If you are going to be away for longer than two weeks but less than a month, it is necessary to partially dry out the starter to induce temporary dormancy. To do this, take 2/3 cup of starter from a strong, active culture and mix in 2 cups of flour. Note that the flour added needs to be the same type as the starter. So, if the starter is made of spelt, add 2 cups of fresh spelt flour, not regular whole wheat, einkorn or rye.
Work this additional flour into the starter until it becomes rather coarse and dry and looks similar to breadcrumbs.
Place this dried starter into a small glass bowl with a lid (I use these). You can also use ziplock bags, but the chances of the culture surviving are better in glass.
Once you return home, place the dry starter in a clean glass bowl and feed immediately by adding one cup of warm (not hot) filtered water. Cover with a dishtowel and leave for about half an hour for the water to be fully absorbed. Next, use your best judgment to add a bit more warm water and/or fresh flour to return the starter to the right consistency.
You will need to feed the culture twice more per your regular feeding schedule for the starter to be ready for baking.
Feeding Sourdough Starter
Sourdough starter should normally be fed every 8-12 hours in equal parts by weight of starter, water, and flour. If measuring by volume, feed the starter combining 1 part starter, 1 part water and slightly less than 2 parts flour. The first two feeds after reviving from a dried state should be 8 hours in between.
Storing Sourdough Starter for up to a Year
If you need to take a longer break than one month from sourdough baking, it is best to dehydrate and store in the freezer.
It is a good idea to put some of your starter into long term storage at some point anyway even if you continue regular baking with no extended breaks. The reason? It gives you a plan B should anything ever happen to your active sourdough starter.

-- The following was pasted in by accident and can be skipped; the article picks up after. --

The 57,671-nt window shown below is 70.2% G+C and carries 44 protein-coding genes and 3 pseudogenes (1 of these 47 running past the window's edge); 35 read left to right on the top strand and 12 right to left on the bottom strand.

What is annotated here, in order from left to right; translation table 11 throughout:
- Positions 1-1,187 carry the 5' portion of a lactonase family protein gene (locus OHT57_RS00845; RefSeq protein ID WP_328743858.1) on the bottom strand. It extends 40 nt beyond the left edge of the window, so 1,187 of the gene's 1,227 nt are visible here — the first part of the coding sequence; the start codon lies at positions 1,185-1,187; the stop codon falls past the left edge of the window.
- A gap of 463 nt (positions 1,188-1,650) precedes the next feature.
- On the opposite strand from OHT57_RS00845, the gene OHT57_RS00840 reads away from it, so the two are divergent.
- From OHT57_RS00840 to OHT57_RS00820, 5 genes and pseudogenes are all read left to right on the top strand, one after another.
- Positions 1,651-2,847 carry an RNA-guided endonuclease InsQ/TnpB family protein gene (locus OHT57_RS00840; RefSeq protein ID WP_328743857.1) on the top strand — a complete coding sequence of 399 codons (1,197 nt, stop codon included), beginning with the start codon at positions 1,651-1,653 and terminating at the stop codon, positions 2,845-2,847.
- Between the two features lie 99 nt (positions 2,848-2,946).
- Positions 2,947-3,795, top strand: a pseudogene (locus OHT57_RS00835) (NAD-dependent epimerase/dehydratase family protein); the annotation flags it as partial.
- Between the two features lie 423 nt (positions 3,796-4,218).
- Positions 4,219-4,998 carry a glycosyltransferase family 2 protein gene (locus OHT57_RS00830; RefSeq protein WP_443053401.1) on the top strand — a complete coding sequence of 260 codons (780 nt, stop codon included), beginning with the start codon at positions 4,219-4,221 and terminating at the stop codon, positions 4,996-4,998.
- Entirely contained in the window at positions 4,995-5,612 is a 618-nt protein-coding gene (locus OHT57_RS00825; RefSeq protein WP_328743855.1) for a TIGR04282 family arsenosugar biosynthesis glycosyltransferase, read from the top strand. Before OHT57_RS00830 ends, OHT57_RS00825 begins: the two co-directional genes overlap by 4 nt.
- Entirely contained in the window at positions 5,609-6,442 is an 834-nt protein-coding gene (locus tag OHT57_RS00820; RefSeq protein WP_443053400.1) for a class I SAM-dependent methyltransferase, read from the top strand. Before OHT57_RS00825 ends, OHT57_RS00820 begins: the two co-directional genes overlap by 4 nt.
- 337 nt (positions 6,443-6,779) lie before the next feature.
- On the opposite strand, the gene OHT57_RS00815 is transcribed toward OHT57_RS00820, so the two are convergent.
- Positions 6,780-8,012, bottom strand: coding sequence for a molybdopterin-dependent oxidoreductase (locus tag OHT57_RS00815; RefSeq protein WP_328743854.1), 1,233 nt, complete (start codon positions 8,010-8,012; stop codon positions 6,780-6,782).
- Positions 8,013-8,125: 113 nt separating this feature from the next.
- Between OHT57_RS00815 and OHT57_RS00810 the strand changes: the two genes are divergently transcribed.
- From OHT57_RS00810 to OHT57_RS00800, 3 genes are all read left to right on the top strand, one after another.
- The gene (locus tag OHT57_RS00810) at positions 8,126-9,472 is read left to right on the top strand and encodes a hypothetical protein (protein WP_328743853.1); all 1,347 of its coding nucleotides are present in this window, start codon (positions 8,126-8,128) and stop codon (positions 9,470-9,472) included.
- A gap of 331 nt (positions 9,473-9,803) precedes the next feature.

Dehydrating a sourdough culture is simple to do:
- First, roll out 2/3 cup of starter on a piece of unbleached parchment paper.
- Next, leave the starter to dry out completely. Depending on the temperature and humidity of your home, this could take anywhere from one to a few days. You will know that the starter is dried out when it separates from the paper.
- Take the dried piece of starter and crush it by hand in a mortar & pestle or grind it up with a few pulses of a food processor.
- Pour the pieces into a small glass bowl with a lid a (I use these) and place securely in the freezer.
When you are ready to use again, follow the instructions above for reviving a dried sourdough starter.
Have you ever stored and then revived a sourdough culture? If so, let us know any tips you might have for your specific location that have proven helpful to you.
Since 2002, Sarah has been a Health and Nutrition Educator dedicated to helping families effectively incorporate the principles of ancestral diets within the modern household.
Sarah was awarded Activist of the Year at the International Wise Traditions Conference in 2010.
Sarah received a Bachelor of Arts (summa cum laude, Phi Beta Kappa) in Economics from Furman University and a Master of Government Administration from the University of Pennsylvania.
Mother to three healthy children, blogger, and best-selling author, her work has been covered by USA Today, The New York Times, National Review, ABC, NBC, and many others.